Updated: Jun 15
Architecture is also a subject deeply woven with sustainability.
If you go to Google and key in sustainable architecture, a ton of skyscrapers with plenty of plants on them will appear because green equals sustainable, right? No. Assuming that green is automatically sustainable sets a dangerous precedent for how we view climate change.
Sustainability is a complex concept. One of the main problems preventing us from being able to tell what constitutes sustainable building from what does not has a lot to do with something known as greenwashing.
Greenwashing is the practice of overemphasizing the perceived sustainability of an item through marketing and publicity. A building might be constructed in a way that is very harmful to the environment, for instance, but by adding solar panels or a green roof, the project can be advertised as a sustainable structure because there is little to no regulation about what constitutes a sustainable building.
The practice of "greenwashing" gives the business a false sense of environmental responsibility. These eco-cities guarantee a fashionable, cosy, and environmentally friendly future with a smaller carbon footprint. Such methods don't even attempt to investigate the underlying causes of environmental problems; instead, they just claim to have permanently resolved them.
The Problem with Green Building Certifications
Even the preferred and most well-known green building certifications, BREEAM and LEED, can be deceiving. The LEED certification's scoring system was developed in accordance with the regional, geographic, and climatic characteristics of the USA, whereas the BREEAM certification's scoring system, was developed in accordance with UK circumstances. Because state rules, regional interests, and climates vary from country to country, the development and use of LEED and BREEAM green building certification systems have a detrimental impact on sustainability.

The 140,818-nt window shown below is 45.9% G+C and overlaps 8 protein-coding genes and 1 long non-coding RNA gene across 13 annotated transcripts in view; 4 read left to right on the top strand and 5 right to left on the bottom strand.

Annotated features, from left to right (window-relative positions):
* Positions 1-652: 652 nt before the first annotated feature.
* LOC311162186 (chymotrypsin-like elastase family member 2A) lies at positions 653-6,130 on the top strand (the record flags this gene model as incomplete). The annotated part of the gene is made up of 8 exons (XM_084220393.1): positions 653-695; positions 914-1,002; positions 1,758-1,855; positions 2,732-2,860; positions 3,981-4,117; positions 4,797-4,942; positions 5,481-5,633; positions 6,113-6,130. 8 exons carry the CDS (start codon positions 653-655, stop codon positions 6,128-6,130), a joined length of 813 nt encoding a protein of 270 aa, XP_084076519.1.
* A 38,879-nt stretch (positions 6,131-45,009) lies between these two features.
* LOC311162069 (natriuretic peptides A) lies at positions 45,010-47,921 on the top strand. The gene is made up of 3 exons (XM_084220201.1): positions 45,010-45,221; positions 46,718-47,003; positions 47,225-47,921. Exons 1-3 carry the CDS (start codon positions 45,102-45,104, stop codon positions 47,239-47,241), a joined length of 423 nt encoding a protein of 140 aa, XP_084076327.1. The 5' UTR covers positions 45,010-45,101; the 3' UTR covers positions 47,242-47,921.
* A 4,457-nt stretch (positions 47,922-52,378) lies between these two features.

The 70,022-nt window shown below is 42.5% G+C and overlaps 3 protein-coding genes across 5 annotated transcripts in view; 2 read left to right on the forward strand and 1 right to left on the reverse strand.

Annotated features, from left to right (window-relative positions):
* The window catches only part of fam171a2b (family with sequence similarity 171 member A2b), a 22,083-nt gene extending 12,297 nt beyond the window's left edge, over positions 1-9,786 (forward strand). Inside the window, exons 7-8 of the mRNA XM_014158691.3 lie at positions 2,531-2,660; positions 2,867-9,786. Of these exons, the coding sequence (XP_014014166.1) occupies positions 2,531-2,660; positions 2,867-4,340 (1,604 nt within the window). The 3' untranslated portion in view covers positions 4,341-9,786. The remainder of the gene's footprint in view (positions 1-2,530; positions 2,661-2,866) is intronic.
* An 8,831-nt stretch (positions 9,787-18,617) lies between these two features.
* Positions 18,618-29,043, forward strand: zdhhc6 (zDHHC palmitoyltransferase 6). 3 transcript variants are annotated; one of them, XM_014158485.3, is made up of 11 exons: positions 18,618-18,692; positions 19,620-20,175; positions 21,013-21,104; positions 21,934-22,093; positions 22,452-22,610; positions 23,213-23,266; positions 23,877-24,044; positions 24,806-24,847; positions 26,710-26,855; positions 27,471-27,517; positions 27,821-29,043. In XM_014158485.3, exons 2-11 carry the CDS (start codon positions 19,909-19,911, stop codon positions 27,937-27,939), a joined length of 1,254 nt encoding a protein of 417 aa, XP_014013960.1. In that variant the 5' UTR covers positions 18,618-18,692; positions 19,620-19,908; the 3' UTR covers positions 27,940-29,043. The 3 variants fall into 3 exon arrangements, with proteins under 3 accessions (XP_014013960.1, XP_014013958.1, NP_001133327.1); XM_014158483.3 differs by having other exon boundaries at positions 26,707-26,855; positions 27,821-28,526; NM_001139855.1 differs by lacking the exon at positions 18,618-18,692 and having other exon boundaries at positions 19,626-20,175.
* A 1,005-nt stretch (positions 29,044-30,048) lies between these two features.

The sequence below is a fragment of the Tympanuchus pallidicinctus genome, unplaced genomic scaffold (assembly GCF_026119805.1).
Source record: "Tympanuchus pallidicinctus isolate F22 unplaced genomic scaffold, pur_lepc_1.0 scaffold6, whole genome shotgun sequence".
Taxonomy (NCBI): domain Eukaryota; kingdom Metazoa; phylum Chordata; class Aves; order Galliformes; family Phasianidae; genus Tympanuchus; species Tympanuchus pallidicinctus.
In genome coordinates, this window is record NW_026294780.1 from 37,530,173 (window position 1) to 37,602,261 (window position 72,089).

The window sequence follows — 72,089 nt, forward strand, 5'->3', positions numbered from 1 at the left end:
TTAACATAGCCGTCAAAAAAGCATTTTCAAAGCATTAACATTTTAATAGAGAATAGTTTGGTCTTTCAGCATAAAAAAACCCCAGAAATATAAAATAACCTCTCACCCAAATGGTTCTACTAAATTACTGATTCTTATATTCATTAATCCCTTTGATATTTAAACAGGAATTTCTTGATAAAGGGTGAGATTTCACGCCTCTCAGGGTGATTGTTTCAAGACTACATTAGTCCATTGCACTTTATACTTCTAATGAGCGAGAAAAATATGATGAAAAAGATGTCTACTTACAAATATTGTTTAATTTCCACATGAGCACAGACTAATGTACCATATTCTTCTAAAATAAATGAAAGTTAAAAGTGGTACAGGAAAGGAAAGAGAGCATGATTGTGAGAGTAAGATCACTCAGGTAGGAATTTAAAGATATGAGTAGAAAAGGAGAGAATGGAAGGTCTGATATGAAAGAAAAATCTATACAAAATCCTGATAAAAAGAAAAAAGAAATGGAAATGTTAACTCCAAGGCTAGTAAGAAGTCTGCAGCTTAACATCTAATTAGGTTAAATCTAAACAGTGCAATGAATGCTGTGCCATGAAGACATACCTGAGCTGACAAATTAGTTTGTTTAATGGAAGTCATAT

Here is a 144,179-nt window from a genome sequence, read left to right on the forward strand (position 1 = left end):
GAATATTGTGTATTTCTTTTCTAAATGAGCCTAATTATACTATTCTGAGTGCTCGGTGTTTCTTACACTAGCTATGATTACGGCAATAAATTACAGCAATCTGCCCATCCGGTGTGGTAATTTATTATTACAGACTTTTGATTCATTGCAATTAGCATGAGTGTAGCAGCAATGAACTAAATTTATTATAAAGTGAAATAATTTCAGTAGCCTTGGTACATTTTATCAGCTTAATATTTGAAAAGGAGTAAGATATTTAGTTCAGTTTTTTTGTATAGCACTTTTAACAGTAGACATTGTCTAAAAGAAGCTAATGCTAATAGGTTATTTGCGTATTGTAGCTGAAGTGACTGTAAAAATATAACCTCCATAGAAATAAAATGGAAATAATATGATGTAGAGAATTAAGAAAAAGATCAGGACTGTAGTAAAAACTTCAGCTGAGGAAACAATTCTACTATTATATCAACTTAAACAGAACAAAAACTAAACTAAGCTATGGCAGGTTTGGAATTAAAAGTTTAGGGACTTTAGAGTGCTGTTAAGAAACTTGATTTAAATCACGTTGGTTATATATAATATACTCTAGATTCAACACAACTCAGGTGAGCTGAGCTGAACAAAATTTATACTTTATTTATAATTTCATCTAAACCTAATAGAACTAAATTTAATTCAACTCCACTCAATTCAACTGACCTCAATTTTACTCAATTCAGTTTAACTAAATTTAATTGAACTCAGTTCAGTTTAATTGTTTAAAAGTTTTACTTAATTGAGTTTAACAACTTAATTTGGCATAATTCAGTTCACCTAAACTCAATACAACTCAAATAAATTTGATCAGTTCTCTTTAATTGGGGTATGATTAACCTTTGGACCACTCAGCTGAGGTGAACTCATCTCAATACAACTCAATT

When applied in other nations, the LEED and BREEAM certification systems need to be tailored to the norms and requirements of that nation. It may be claimed that using specific criteria and a scoring system for assessments makes the system transparent and simple to use. Yet, similar scores are established for the majority of the criteria in LEED and BREEAM certification systems, making it unrealistic to evaluate in nations with varied conditions.
LEED and BREEAM certificates are the most popular and preferred green construction certifications among businesses worldwide. This is due to the fact that the LEED and BREEAM certification systems' rating systems are more easily attainable and marketable than those of other local and international certificates. Due to their greenwashing and green marketing efforts, many construction companies prefer these well-known certification schemes for their projects, even when doing so raises the cost of their work and necessitates using tactics that are incompatible with the idea of green building.
Example Of Greenwashing
We have all used Styrofoam cups at some point. Butt did you know that It takes about 500 years for the decomposition of Styrofoam cups that are buried in landfills? Why were styrofoam cups created in the first place? Styrofoam is effective at insulating, thus using it in a cup with hot liquids keeps the drink warm while protecting your hands from burning.
When you delve deeply into architectural technology, you will discover that expanded polystyrene eps, which is just another term for styrofoam, is the industry standard for insulating foundations and basements. Just 7.5% of the 200 kilotons of styrofoam garbage produced annually in the European Union get recycled; the remainder is dumped in landfills where it will remain for many centuries. Because it contains so many contaminants during production, EPS is challenging to recycle. We attach it to building facades using adhesives and cement, and it is pretty challenging to remove these and reuse the eps.
"polystyrene in construction," is known to be a sustainable building material because it is a wonderful insulator. Insulation is generally quite helpful since it helps us reduce the carbon footprint needed to heat and cool our buildings.
When we ignore the overall effects and problems that result from relying only on materials like styrofoam, we engage in greenwashing. While styrofoam is advertised as the industry, the underlying reason for its use is its affordability and simplicity.
The materials we use in buildings have a significant negative impact on the environment, and the current construction process is essentially unsustainable.
What Constitutes Sustainable Architectural Practice?
Local or indigenous landscaping
This comprises utilizing locally indigenous trees, plants, and flowers.
Environmental pollution is decreased since native plants negate the need for hazardous pesticides, chemical fertilizers, and other lawn management methods.
Water quality is improved because native plants filter runoff and graywater.
Native plants are designed to require less upkeep, thus mowing and other typical maintenance tools can be removed. Lawn maintenance equipment can generate hazardous particles and up to 5% of the volatile organic compounds (VOCs) that cause ozone to develop. Thus it can help improve the air quality.